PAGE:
Q: We are a 63-year-old couple. Our son and his wife are flying from Valencia on July 4 and are staying with us in our house. How safe do you think it is to have them in our household straight from the airport? If they decide to do a swab test, is it more recommendable for them to do it upon arrival or at a later stage? – Agnes Scicluna

Maintaining good hand hygiene and an adequate physical distance from others are still the most important factors to protect oneself. Malta offers random testing for asymptomatic persons. There is no obligatory testing for people coming from abroad through the countries listed in Legal Notice 244 of 2020. However, if they wish to do the test, it is recommended to be done within 48 hours of arrival in Malta and repeated between 10-13 days from arrival. Such testing may be done in any public or private testing centre. An appointment at the public testing centres can be arranged by contacting 111 or 2132 4086. 

Q: I have to attend court, however I am on immunosuppressant for a transplant along with steroids and take insulin for diabetes. What is your recommendation? – Michael Fiorini

Mitigation measures are in place in court to protect staff and visitors.  Persons need to wear a mask or visor at all times. It is also important to maintain a safe distance of two metres from other persons, regularly using alcohol rub and leaving the court when your session is finished.

Q: Are any people randomly selected for testing and if so, is it compulsory once selected? – Bryan Caruana

Viral tests check samples from the nasopharynx to check for the virus that causes COVID-19. Tests are carried out on symptomatic people or persons who wish to test themselves especially if they suspect they were exposed. Testing is also carried out in workplaces as part of the enhanced testing strategy.

Q: I am terrified of having anything inserted up my nose. Will a blood test for COVID-19 be available in Malta? If not, can someone decline the swab up the nose and have the throattested only? – Chantal Sciberras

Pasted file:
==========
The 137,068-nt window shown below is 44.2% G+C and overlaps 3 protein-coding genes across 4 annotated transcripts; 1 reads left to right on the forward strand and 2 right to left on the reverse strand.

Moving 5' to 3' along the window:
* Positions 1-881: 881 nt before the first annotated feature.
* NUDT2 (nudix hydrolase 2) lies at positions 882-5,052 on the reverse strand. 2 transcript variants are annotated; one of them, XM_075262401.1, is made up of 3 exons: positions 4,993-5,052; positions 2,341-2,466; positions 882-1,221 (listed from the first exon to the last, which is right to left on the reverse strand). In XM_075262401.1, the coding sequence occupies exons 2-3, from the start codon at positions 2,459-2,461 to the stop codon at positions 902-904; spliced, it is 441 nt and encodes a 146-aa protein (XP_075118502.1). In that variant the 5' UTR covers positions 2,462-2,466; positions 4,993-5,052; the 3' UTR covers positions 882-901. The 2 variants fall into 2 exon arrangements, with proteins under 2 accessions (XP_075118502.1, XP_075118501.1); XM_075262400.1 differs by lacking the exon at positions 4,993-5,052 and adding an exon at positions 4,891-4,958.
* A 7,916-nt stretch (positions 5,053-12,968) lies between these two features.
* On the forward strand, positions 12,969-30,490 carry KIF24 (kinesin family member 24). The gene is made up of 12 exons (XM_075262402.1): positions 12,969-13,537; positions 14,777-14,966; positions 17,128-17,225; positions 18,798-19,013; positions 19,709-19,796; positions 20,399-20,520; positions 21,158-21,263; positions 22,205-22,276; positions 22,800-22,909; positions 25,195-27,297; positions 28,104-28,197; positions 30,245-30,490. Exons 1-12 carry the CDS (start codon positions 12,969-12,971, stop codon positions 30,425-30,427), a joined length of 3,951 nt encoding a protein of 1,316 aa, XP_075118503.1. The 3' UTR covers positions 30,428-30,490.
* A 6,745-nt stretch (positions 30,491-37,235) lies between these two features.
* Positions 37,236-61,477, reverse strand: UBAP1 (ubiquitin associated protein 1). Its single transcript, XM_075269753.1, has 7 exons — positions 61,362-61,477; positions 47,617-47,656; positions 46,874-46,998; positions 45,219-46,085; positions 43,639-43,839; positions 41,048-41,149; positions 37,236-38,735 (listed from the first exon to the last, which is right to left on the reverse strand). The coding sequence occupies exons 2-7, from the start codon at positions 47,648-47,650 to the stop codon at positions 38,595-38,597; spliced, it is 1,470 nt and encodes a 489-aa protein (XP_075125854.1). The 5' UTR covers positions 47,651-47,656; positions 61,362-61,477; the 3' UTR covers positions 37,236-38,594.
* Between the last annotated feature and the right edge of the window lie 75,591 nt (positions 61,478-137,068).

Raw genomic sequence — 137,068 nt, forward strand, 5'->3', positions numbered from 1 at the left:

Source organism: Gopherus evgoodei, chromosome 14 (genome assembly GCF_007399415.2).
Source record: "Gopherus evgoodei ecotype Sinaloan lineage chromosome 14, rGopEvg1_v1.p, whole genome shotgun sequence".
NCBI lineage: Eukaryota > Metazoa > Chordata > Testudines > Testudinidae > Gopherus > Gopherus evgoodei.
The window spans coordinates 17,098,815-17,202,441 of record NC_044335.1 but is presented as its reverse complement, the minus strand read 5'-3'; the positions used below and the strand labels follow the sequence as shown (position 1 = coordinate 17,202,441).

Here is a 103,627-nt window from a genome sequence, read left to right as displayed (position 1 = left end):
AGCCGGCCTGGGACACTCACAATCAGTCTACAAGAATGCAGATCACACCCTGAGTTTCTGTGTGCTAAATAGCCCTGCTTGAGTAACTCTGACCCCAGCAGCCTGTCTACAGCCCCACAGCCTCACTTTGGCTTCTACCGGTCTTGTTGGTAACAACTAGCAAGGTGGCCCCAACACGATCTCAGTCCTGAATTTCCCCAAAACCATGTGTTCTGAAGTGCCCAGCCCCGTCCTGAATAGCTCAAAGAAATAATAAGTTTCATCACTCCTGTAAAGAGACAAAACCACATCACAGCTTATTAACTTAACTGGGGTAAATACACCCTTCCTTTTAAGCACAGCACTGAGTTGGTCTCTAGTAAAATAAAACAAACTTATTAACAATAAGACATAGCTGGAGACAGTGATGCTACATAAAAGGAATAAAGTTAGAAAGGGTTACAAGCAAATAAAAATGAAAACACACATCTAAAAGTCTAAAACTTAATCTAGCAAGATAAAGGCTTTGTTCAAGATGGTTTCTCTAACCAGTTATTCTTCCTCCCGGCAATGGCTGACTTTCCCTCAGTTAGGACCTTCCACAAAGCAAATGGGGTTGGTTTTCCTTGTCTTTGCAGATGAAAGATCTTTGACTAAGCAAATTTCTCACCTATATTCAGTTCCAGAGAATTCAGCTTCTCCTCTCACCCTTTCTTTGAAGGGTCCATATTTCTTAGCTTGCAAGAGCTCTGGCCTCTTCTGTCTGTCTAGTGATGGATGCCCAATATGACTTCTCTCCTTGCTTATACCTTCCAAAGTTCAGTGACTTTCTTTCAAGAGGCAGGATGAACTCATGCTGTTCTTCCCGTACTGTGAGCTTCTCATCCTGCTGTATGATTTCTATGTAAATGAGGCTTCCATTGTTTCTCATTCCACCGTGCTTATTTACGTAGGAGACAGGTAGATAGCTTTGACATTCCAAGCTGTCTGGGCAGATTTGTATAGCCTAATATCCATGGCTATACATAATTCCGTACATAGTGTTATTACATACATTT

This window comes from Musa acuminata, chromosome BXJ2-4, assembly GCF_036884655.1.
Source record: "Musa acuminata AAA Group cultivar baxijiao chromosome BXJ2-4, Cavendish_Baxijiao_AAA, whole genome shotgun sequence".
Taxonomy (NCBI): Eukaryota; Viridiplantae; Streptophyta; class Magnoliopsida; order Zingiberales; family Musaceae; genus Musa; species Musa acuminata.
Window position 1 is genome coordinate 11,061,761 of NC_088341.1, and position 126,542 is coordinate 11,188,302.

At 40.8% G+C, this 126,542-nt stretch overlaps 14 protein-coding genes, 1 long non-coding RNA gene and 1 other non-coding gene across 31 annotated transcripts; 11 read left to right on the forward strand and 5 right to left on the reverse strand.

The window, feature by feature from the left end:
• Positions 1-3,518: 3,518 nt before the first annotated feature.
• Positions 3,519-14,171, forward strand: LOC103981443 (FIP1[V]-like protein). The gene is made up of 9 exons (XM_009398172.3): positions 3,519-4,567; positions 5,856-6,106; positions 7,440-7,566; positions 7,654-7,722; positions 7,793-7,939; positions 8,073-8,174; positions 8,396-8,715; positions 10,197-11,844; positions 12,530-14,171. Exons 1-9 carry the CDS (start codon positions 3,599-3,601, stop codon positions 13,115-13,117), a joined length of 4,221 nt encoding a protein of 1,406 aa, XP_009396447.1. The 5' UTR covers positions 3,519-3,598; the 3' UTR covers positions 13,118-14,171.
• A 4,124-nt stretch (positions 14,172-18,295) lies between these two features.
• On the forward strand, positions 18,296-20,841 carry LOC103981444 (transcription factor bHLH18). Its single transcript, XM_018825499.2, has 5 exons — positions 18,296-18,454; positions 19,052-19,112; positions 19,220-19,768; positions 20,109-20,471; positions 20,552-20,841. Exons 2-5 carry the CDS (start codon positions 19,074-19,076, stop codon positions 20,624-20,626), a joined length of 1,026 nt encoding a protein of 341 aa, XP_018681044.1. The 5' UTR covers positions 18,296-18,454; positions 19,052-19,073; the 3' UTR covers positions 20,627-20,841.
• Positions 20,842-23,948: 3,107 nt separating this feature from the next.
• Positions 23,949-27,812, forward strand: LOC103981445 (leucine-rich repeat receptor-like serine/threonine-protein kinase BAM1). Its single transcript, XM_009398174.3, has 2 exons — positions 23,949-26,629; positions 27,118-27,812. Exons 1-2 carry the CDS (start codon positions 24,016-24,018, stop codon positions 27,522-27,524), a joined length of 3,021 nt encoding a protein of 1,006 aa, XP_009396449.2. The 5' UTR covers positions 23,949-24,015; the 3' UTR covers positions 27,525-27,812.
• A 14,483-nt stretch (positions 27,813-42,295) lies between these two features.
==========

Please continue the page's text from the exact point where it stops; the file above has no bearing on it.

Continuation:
Two kinds of tests are available for COVID-19. The viral test will detect a person who has an infection through a nasopharyngeal swab. This is the best swab to be taken. However, in case of difficulty, this is discussed with the health care provider.

The other test is an antibody test (tested through a blood sample) which might tell you if you had a past infection. The antibody test might not show if one has a current infection because it can take one to three weeks after infection to develop antibodies. Therefore, it is not used a diagnostic test. 

Q: I cannot understand how face masks do not safeguard the wearer but only the other person.  How do we safeguard ourselves then? – Hamish Dempster

Face masks are to be worn in public settings such as grocery stores, pharmacies, medical clinics, retail outlets and on public transport.

Surgical masks or cloth face coverings slow the spread of the virus and help people who may have the virus and do not know it from transmitting it to others. Such masks filter out large particles in the air and protect others by reducing exposure to the saliva and respiratory secretions of the mask wearer.

Face masks combined with other preventive measures, such as frequent hand-washing and social distancing, help slow the spread of the virus, so it is important to be responsible and everyone wears it at recommended places.

Q: Treatment is still not COVID-19 specific. What sort of treatments are you using for infected patients? Is it working effectively or is it that you haven’t had serious cases of late? – Anna Briffa

At present, no medicine has demonstrated efficacy in the prevention or treatment of COVID-19. Moderate to severely ill patients require supportive care and oxygen supplementation. 

A number of medicines undergoing clinical trials to assess their safety and efficacy as potential treatments for COVID-19, include the anti-viral remdesivir, systemic interferons, the anti-viral combination lopinavir/ritonavir, and monoclonal antibodies against components of the immune system.  It is important that the potential treatments are carefully assessed in randomised controlled trials. 

Q: As the focus has been solely on COVID-19 for the past months, we have not heard about other conditions. We usually get updates on conditions like diabetes, for instance, heart conditions, cancer and obesity. Are there any new trends we should be worried about? – Chris Borg

Health authorities have been taking a holistic view to healthcare throughout the pandemic. We have been monitoring other conditions throughout the pandemic, especially through mortality monitoring.  Malta is one of the participants of EUROMOMO, which measures excess mortality in participating countries, week by week.

One may notice that mortality in Malta, including that from other conditions, has been within the limits of normal throughout the period of the pandemic. In our transitioning phases, we did not only focus on the de-escalation of public health measures, but also, on the ramp-up of healthcare to curb the risk of complications among those suffering from chronic diseases.

As from the first release of measures back on May 4, the announcement included the reactivation of several elective healthcare services that will help reduce the burden of chronic diseases.

Have any questions to ask the superintendent? Send an e-mail to askcharmaine@timesofmalta.com.

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